(1) summarize the purpose of the contract, including why it was necessary to enter
into a contract;

(2) state the amount spent on the contract;

(3) if the contract was awarded without following the solicitation process in this
chapter because it was determined that there was only a single source for the services,
explain why the agency determined there was only a single source for the services; and

(4) specify the extent to which work under the contract was performed in Minnesota,
was performed in the United States but outside Minnesota, or was performed outside the
United States; and

(5) include a written performance evaluation of the work done under the contract.
The evaluation must include an appraisal of the contractor's timeliness, quality, cost, and
overall performance in meeting the terms and objectives of the contract. Contractors may
request copies of evaluations prepared under this subdivision and may respond in writing.
Contractor responses must be maintained with the contract file.

Sec. 2.

[16C.175] RESPONSE TO DISCLOSE WHERE WORK WILL BE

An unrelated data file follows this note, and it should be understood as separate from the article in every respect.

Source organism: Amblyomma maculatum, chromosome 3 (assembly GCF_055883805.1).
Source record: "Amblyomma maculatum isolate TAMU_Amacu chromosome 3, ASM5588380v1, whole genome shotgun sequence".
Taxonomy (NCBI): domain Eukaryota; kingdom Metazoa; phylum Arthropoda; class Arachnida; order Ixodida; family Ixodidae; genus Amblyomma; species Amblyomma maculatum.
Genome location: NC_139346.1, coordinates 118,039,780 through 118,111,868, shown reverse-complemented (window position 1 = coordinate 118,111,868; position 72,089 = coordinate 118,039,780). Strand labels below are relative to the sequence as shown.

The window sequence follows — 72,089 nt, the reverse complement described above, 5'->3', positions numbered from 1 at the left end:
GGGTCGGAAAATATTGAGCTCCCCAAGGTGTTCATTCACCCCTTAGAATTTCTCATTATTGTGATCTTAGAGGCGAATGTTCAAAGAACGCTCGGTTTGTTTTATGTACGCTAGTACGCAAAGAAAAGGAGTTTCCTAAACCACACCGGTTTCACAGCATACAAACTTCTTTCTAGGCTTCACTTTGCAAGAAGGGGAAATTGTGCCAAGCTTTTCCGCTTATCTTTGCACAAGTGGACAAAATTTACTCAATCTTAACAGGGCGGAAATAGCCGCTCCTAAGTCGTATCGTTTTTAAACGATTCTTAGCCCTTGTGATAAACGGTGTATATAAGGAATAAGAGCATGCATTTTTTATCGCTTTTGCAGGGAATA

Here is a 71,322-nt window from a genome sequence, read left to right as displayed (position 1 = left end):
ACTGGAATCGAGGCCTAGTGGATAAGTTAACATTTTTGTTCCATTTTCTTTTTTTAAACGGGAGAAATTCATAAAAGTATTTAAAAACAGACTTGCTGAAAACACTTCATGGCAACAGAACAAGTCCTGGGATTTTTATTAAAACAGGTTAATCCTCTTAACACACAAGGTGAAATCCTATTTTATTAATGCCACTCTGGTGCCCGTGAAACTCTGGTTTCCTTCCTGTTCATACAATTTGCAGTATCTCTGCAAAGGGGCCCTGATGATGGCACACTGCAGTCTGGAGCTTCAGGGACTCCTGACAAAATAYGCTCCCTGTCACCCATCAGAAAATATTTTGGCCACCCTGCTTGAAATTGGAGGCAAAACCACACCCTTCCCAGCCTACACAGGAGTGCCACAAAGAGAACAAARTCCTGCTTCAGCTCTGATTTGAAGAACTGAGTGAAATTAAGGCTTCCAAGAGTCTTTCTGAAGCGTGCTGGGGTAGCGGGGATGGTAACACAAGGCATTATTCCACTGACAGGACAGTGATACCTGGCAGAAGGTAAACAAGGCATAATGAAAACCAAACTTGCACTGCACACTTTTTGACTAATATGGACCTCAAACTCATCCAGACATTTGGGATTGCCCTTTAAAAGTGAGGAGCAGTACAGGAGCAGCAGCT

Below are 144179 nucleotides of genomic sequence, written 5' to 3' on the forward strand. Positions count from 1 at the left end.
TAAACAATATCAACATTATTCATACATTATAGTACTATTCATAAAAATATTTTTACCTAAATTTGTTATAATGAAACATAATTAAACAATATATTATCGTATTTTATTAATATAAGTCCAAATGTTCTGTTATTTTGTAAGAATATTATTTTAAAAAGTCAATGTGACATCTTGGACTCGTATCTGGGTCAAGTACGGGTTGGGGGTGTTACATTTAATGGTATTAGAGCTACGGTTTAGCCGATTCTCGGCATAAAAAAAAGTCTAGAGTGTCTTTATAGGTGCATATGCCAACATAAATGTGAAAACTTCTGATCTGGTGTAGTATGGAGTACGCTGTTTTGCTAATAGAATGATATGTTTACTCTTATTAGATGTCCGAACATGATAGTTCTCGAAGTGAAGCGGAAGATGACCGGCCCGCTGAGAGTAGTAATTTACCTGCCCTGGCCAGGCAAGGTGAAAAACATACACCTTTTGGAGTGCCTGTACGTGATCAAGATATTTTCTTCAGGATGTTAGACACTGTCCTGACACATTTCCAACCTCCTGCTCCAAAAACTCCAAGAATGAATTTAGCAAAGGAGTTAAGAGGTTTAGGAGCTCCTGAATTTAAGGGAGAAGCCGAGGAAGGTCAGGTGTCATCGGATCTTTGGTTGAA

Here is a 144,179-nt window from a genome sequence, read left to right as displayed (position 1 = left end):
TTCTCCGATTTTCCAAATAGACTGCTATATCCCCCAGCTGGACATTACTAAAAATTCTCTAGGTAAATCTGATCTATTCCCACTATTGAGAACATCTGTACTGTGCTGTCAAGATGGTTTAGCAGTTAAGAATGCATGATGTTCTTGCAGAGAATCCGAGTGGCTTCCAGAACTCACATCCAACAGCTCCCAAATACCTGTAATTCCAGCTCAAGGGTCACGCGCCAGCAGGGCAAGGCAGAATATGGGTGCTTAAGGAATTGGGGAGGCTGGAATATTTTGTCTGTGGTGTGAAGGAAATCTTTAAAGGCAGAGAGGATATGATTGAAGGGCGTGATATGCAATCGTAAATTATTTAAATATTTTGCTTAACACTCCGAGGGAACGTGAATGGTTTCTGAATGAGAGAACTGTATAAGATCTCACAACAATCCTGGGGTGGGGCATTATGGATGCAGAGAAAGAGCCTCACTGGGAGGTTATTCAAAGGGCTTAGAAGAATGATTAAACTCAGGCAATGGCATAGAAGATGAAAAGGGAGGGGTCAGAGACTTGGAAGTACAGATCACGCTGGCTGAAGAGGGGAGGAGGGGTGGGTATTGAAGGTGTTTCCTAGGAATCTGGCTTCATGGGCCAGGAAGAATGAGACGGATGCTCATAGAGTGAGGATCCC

PERFORMED.

A response from a vendor in regard to a solicitation for a contract for professional or
technical services or nonprofessional or nontechnical services must disclose the extent to
which the vendor anticipates that work under the contract will be performed in Minnesota,
in the United States but outside Minnesota, or outside the United States.

Sec. 3.

Minnesota Statutes 2010, section 116J.994, is amended by adding a subdivision
to read:


Subd. 4a.

Disclosure of where work is to be performed.

Any application for a
business subsidy must disclose the extent to which the applicant anticipates that jobs
created under the subsidy will be performed in Minnesota, in the United States but outside
Minnesota, or outside the United States.

Sec. 4.

Minnesota Statutes 2010, section 116J.994, subdivision 7, is amended to read:


Subd. 7.

Reports by recipients to grantors.

(a) A business subsidy grantor must
monitor the progress by the recipient in achieving agreement goals.

(b) A recipient must provide information regarding goals and results for two years
after the benefit date or until the goals are met, whichever is later. If the goals are not
met, the recipient must continue to provide information on the subsidy until the subsidy
is repaid. The information must be filed on forms developed by the commissioner in
cooperation with representatives of local government. Copies of the completed forms must
be sent to the local government agency that provided the subsidy or to the commissioner if
the grantor is a state agency. If the Iron Range Resources and Rehabilitation Board is the
grantor, the copies must be sent to the board. The report must include: